Hackaday Links: August 3, 2012

Oh cool we’re famous

Last weekend, the Tech Team Radio Show over in Stoke-on-Trent interviewed our boss man [Caleb]. It’s a really wonderful interview, and I’m not saying that because [Caleb] signs my check. The entire show is up on Mixcloud and you can listen to the interview beginning at about 20 minutes. By the way, the guy who interviewed [Caleb] is now writing for us. Please welcome [Richard] to our motley crew.

Group buys are an awesome idea

We’ve seen Tindie, an Etsy for your electronics projects, a few times before. [emile] put up a blog post showing the impressive stats for the first month: $646 went to makers and nearly 29,000 unique pageviews. [emile] is working on a new project called Starter. This feature allows makers to gauge interest in their project and organize group buys for rare and esoteric components. We can’t wait to see this feature go live, and of course we’ll plug it when it does.

First Tindie, now fixie

[Adam] needed a way to store his bike, so he made a swinging wall mount for his fixie. The mount is bolted to a door frame and since it swings it’s never in the way.

The latest advances in blanket technology

During the opening ceremony for the Olympics, [schobi] saw some really cool light-up blankets. From this picture it really looks like these blankets are emitting light, but we have no idea how this was done. Does anyone have an idea on how this effect was produced?


[Craig] needed a way to mount PCBs that didn’t have any mounting holes. He came up with a laser cut Delrin clip and put the file up on Thingiverse.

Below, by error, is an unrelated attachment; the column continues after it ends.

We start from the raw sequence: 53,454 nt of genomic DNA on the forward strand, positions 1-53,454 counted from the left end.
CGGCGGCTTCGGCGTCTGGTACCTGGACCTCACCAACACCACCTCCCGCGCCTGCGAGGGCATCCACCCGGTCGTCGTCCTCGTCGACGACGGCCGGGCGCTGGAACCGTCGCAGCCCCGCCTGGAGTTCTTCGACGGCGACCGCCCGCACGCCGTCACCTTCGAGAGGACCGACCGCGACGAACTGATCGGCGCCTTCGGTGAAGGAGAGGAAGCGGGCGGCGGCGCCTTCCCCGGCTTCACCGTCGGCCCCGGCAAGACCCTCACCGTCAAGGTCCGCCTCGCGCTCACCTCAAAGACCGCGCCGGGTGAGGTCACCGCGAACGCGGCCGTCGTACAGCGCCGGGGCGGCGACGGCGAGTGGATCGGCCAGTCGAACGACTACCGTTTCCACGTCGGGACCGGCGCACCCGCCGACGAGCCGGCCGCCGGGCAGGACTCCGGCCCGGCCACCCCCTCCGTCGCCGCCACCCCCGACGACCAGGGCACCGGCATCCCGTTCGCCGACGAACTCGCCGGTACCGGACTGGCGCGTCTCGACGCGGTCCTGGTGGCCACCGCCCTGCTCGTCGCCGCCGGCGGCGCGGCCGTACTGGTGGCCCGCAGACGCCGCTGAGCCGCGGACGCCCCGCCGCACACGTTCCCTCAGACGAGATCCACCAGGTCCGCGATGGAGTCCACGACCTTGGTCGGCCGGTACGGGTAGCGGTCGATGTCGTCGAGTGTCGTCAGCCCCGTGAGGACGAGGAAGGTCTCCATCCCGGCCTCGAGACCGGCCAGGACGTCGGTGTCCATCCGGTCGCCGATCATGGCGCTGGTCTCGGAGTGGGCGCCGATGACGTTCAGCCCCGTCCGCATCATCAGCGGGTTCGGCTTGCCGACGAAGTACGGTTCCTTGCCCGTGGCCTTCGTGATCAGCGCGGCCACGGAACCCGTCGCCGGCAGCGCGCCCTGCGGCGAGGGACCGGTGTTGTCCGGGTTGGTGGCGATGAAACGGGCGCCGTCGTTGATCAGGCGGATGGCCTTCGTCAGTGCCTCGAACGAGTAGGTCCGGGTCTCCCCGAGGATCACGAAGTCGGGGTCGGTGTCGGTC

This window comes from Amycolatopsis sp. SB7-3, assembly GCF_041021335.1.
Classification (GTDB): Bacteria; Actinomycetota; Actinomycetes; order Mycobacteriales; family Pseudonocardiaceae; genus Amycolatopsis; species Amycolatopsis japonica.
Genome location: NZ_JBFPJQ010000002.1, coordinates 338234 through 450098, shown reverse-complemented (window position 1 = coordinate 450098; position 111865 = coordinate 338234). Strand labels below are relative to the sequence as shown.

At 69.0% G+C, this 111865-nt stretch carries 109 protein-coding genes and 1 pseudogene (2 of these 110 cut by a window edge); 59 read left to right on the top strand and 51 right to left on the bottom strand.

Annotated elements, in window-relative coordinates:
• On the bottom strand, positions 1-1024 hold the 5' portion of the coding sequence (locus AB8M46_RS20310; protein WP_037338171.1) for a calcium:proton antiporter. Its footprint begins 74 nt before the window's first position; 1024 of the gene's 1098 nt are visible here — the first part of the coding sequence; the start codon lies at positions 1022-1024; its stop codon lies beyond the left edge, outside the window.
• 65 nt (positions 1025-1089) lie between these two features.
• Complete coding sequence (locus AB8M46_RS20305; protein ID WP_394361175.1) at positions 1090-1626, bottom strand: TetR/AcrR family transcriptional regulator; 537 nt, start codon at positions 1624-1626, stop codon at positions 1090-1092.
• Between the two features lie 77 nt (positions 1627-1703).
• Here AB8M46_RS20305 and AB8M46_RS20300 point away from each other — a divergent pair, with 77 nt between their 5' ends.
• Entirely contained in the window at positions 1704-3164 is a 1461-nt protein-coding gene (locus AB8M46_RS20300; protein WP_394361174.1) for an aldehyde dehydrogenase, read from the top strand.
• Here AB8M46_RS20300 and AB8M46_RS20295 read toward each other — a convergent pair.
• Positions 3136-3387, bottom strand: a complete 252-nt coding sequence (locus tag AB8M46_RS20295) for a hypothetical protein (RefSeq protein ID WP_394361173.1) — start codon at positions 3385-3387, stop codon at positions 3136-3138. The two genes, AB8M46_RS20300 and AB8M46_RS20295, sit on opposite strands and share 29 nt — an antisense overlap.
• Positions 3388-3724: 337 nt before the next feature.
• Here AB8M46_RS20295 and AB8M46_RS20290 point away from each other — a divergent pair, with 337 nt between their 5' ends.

24 thoughts on “Hackaday Links: August 3, 2012

  1. The blanket effect could be accomplished by taking huge EL panels and attach them to the blankets. Another approach is to create chemolumiescent gel and rub it into the blankets (there are actually some non toxic chemoluminescent substances on the market) or simply use photoshop!

    1. I thought of this as well, but after taking a close look at the picture it seems light is being emitted from the blanket and not the lamp post. The children on top of their blanket aren’t receiving light from the top, and there are some strange bright stripes on at least one blanket. Even if it was UV, you’d expect there to be *some* evidence of fluorescence not on the blanket.

      I’d put money on LED strips sewn into the blanket. That’s the easiest way to produce this effect, but I was hoping the real answer would be cooler.

    2. http://www.guardian.co.uk/sport/2012/jul/29/olympic-hospital-beds-opening-ceremony-tunisia

      “The luminous beds made a special appearance during Danny Boyle’s tribute to the health service, spelling out the words “NHS” and “GOSH” – Great Ormond Street Hospital – in LED lights.

      A team of 15 volunteers will now spend three days removing LED bedding, batteries and wiring from all 320 showpieces – turning them into functioning hospital beds.”

      LED lighting, but now I want the specifics.